There certainly have to be kits that you think are cooler than others. And certain types of kits that you just know you’ve got the skills to make great. You just don’t know right now which are which. So as Gareth wisely points out, the first thing to do is to just start paying attention and thinking about things in a different context. One easy way to do this is to make something that YOU want, but that isn’t out there right now. Don’t even worry if it will sell. But just from getting one thing to market you’ll learn so much about yourself and your potential customers that the next kit you do will be a lot better. We’ve found our best sellers are all things we made just because we wanted them, or thought they were cool, instead of stuff for a certain market.

      Which brings us to the second thing: do it anyways, but do it cheap. Just because someone else is doing something doesn’t mean you can’t too. Don’t rip people off mind you, but instead think of how YOUR nixie tube clock or useless machine or whatever kit will be a little different or better. Do the least amount of work and spend the least amount of money possible to get something to market. Don’t spend tons on setup costs. For example, you could make just one kit, but really document it’s assembly and the final result, and then take the finished thing around to local places where like-minded people hang out. See what they have to say about it. Post it up here on the Make: Blog and see what people online have to say. You want to do the least amount of work possible to get feedback. Heck, you might not even need to make the kits with the idea of ‘verbal prototyping’. Once you start getting feedback, you can refine the idea until you start getting people wanting to order one. THEN you figure out if you can really make money with the idea (sometimes you can’t) by figuring out pricing and how the kits are gonna get made. FINALLY you actually spend some money setting up a webstore, or on marketing, or on going to a faire: but only once you know that you’ve got something that’s likely to sell!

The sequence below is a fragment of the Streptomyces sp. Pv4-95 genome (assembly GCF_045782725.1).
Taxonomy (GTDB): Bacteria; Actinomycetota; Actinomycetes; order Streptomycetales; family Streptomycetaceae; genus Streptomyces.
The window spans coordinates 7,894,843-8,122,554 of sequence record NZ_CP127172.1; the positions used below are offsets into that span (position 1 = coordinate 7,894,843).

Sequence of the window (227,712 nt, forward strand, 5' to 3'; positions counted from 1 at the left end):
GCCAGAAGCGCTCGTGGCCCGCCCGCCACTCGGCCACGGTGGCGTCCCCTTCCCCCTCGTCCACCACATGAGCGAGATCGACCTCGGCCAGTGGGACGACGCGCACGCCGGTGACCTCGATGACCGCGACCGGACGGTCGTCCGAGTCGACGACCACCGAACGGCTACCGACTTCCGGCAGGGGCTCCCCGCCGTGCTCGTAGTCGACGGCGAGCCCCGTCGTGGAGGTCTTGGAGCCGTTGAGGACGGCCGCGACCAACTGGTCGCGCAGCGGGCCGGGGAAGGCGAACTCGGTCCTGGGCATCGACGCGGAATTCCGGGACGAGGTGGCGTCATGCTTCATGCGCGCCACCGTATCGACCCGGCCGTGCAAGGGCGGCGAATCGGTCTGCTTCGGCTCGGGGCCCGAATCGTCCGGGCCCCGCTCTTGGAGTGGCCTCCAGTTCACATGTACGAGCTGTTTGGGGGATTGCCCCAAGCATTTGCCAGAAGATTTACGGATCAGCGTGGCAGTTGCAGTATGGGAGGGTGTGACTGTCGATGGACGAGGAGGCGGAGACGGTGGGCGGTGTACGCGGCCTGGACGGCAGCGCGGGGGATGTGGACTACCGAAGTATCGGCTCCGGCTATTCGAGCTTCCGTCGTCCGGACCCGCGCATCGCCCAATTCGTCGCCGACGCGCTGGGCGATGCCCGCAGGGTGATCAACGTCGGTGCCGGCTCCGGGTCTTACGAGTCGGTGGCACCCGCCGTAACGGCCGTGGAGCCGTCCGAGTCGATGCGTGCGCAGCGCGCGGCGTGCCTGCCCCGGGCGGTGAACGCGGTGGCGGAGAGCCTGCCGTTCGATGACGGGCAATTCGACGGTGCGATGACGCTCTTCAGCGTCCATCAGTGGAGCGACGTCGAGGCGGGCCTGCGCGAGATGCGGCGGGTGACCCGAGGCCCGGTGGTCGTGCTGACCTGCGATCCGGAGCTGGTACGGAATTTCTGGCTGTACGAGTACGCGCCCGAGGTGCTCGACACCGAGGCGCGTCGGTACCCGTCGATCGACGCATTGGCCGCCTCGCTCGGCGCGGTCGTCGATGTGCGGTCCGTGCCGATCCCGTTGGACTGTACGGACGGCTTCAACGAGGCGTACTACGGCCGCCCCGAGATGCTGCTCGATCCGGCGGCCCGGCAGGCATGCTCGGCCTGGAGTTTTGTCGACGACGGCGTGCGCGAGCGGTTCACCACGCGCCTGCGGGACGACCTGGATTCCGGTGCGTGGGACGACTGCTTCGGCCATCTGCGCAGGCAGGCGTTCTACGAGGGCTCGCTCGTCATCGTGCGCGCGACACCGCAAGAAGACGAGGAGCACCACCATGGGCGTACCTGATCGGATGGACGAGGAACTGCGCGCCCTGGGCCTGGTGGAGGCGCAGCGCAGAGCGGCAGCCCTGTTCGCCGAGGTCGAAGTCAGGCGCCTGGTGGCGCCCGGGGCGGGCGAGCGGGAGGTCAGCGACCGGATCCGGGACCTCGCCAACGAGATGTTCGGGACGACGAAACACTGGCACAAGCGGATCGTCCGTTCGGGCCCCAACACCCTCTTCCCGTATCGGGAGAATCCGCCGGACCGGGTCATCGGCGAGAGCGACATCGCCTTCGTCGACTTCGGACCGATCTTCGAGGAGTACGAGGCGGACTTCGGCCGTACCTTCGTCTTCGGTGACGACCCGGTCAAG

Hope this helps!

  2. Gareth Branwyn says:

    Thanks for posting that, Julien. That’s one of the questions we get asked the most: How do I come up with a product to sell/make into a kit, and if I have several possible ideas, how do I know which one is the idea I should invest in?

    The first part is a toughie. I think probably the best ideas are ones that have sprang out of passions or in a real a-ha moment of insight. I think a lot of it has to do with changing your mentality so that you see an opportunity where you might otherwise not (you see a true need to fill, or you see something in your day-to-day and see a way to create something to improve it). A somewhat tangential example, but the same mental switch: When I used to do the “Jargon Watch” column for Wired, at first, I had a hard time finding terms to include, but once I started to have that filter in place to look for new and emerging terms, they started leaping out at me. They were there all along, I just hadn’t trained myself to focus on them. It’s amazing, when you make this switch, how many new words and slang one encounters every day. Which leads me to:

    “Visual prototyping,” the word that Dale coined in Jeffrey’s article on “Venturing out…” Once you DO have a potential idea, you can get SO much free design feedback and pre-production advice even before you make the thing, or after you’ve made one. Put it online, on your blog, send it here to MAKE, put up an Instructable, whatever. You’ll gain so much insight from people’s reactions, their questions/comments, how much it gets re-blogged, etc.

    I’d love to have folks who actually have a “maker business” chime in here. What advice would you give Julien?